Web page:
March 3, 2007

Pommery POP, Reims, Champagne, France

Cat brought this bottle home a couple of weeks ago, but we only got around to trying it last evening. Normally, champagne would not last five seconds in our house... but this one made me hold off. Yeah, the bottle is cobalt blue and it says POP in huge letters right on the label. Yeah, this is the Champagne that is taking the night clubs of New York by storm and was "designed" to be sipped through a straw from petite little bottles. Uh, right. We didn't have any straws.

So the snob in me kept putting this bottle off. I figured it would be a sweet, over produced, mass consumption designed waste of our time. I figured this was another example of a storied French wine house marketing to the undeveloped tastes of moneyed twenty-somethings around the globe. I had it all figured out.

I was wrong. It was pretty damn good. Actually, it was great. The nose was yeasty and full of citrus. That is a good sign. There was some vanilla and apple in there too. It smelled terrific. The palate was crisp and dry with good structure. Definitely a Champagne to hold up to food (it's a blend of Chardonnay, Pinot Noir and Pinot Meunier... traditional Champagne varietals), it tasted of lemon and orange, a little cream soda... but only in the driest not-quite-sweet sort of way. The finish was long and yeasty. Both of us were really surprised. We love Champagne (who doesn't) and in the last year have tried a variety of those from known and unknown Champagne houses. We've loved Bollinger and Tattinger. We have a predisposition for Veuve Clicquot. There was a Salmon-Billecart that we really enjoyed, as well as a Laurent Perrier. All big names in Champagne. Pommery is no slouch, either, and POP lived up to the tradition of this house... which is to make really terrific and uniquely styled Champagne.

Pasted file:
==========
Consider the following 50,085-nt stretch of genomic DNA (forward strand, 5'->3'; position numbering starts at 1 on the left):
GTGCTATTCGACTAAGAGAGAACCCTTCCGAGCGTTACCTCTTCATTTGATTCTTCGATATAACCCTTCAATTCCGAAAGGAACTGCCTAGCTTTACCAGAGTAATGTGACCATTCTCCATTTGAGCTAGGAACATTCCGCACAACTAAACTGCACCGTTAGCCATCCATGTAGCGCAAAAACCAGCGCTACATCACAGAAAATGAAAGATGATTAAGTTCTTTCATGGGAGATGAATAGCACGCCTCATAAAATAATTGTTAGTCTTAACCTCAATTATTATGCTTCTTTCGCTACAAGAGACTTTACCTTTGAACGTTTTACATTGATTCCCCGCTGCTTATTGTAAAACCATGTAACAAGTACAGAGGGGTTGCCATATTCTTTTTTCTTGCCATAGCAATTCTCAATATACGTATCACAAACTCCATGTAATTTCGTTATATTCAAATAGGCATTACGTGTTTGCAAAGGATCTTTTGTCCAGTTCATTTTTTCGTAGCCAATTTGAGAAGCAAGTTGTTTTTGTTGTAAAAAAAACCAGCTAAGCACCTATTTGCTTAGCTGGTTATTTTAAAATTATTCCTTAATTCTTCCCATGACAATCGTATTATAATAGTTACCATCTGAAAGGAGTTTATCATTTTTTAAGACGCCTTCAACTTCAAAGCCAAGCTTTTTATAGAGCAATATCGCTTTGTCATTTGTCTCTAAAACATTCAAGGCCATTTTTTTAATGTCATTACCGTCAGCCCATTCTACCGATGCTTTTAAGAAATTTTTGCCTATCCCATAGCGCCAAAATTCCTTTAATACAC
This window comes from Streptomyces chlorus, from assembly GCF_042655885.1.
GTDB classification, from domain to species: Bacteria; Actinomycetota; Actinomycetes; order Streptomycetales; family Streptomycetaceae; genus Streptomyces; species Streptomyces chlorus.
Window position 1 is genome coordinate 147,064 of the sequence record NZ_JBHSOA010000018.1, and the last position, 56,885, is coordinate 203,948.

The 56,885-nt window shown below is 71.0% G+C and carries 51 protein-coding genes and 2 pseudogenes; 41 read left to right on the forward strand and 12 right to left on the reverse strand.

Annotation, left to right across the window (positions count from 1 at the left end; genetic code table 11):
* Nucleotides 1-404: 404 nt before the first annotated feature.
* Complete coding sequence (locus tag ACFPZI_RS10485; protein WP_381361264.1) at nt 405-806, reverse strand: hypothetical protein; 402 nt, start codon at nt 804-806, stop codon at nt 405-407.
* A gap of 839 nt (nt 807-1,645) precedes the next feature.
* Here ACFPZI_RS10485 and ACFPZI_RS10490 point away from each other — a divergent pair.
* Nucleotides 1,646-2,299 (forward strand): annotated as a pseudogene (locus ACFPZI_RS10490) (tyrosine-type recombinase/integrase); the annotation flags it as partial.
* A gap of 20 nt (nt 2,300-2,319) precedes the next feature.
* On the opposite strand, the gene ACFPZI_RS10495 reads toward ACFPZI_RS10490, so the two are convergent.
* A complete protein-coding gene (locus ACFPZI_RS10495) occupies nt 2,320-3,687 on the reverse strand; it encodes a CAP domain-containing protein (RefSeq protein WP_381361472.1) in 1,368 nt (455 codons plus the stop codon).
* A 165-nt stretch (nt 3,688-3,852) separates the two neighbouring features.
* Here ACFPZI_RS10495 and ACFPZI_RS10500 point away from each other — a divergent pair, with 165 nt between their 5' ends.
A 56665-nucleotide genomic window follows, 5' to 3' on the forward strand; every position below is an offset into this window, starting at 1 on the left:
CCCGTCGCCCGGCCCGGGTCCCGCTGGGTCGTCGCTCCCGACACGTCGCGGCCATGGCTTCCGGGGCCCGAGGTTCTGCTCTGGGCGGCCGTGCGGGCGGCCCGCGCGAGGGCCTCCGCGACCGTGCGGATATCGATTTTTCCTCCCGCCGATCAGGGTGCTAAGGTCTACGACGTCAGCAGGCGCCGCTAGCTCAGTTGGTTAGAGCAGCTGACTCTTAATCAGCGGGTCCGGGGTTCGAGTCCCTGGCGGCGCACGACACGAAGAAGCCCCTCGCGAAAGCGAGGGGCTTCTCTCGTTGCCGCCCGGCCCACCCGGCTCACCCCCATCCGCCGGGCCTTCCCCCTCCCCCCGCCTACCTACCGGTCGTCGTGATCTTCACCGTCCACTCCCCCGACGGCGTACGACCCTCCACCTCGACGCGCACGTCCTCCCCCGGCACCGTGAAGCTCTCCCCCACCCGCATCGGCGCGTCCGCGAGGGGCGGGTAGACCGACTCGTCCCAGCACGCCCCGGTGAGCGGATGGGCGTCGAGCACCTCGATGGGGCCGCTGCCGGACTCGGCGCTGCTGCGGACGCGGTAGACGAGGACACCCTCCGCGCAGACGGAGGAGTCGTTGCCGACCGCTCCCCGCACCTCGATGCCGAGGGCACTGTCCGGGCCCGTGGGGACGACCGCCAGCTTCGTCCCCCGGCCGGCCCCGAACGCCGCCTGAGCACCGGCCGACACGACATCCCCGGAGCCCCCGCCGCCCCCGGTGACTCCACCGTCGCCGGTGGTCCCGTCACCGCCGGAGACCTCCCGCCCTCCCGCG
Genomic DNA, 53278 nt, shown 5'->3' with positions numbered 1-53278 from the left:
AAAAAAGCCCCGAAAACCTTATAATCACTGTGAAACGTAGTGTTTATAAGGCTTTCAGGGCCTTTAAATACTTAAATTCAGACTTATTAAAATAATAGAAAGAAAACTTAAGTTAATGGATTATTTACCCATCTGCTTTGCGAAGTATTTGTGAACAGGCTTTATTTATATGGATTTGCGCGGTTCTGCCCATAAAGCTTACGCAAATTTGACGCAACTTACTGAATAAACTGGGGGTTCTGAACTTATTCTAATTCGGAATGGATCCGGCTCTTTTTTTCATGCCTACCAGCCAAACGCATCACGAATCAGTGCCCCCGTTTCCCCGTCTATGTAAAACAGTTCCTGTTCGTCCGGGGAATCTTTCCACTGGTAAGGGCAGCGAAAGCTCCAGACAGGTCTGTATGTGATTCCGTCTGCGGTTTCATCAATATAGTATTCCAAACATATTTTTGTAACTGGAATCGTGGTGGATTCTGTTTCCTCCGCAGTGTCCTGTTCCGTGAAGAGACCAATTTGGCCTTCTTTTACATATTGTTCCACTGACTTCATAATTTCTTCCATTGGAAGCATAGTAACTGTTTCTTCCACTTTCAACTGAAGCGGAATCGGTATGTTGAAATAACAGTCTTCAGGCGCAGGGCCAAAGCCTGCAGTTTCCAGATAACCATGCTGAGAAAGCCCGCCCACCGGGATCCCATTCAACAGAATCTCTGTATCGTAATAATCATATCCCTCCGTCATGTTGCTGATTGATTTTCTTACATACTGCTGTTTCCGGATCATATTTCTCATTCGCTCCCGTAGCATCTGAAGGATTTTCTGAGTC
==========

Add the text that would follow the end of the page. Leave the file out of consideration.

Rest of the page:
I had to learn more, and digging into the history of Pommery I found it to have a great story. Earlier we posted a review of Veuve Clicquot not so much to review the Champagne as to impart the story behind one of the most recognized and respected luxury Champagne brands. Actually, the first real Champagne "brand." All of that was due to the leadership of Madame Clicquot, the first female to direct a wine house of such prestige. Hot on her heals, though, was Jeanne Alexandrine Louis Pommery, the widow of Louis Alexandre Pommery who died only two years after taking possession of the winery. This was in 1858, and Madame Pommery took the helm of the winery with a vision. She moved the house away from still wine and focused on sparkling with the goal of creating a grande marque Champagne house. She did. She also acquired over 12 miles of underground chalk and limestone tunnels originally built by the Romans and connected them, creating an awesome network of underground cellars. Cool stuff.

So, this was a really pleasant surprise. That, and then there is the price. Non vintage Champagnes generally run in the $40-$60/bottle range. Veuve Clicquot is typically somewhere around $45. Not expensive, really, but definitely out of the range of frequent Champagne consumption... at least on our budget. POP can be found for around $30. That is a fantastic deal and an excellent value, at least in our now corrected opinion.

cost - $30.00

winecommando rating (1-10) - 9

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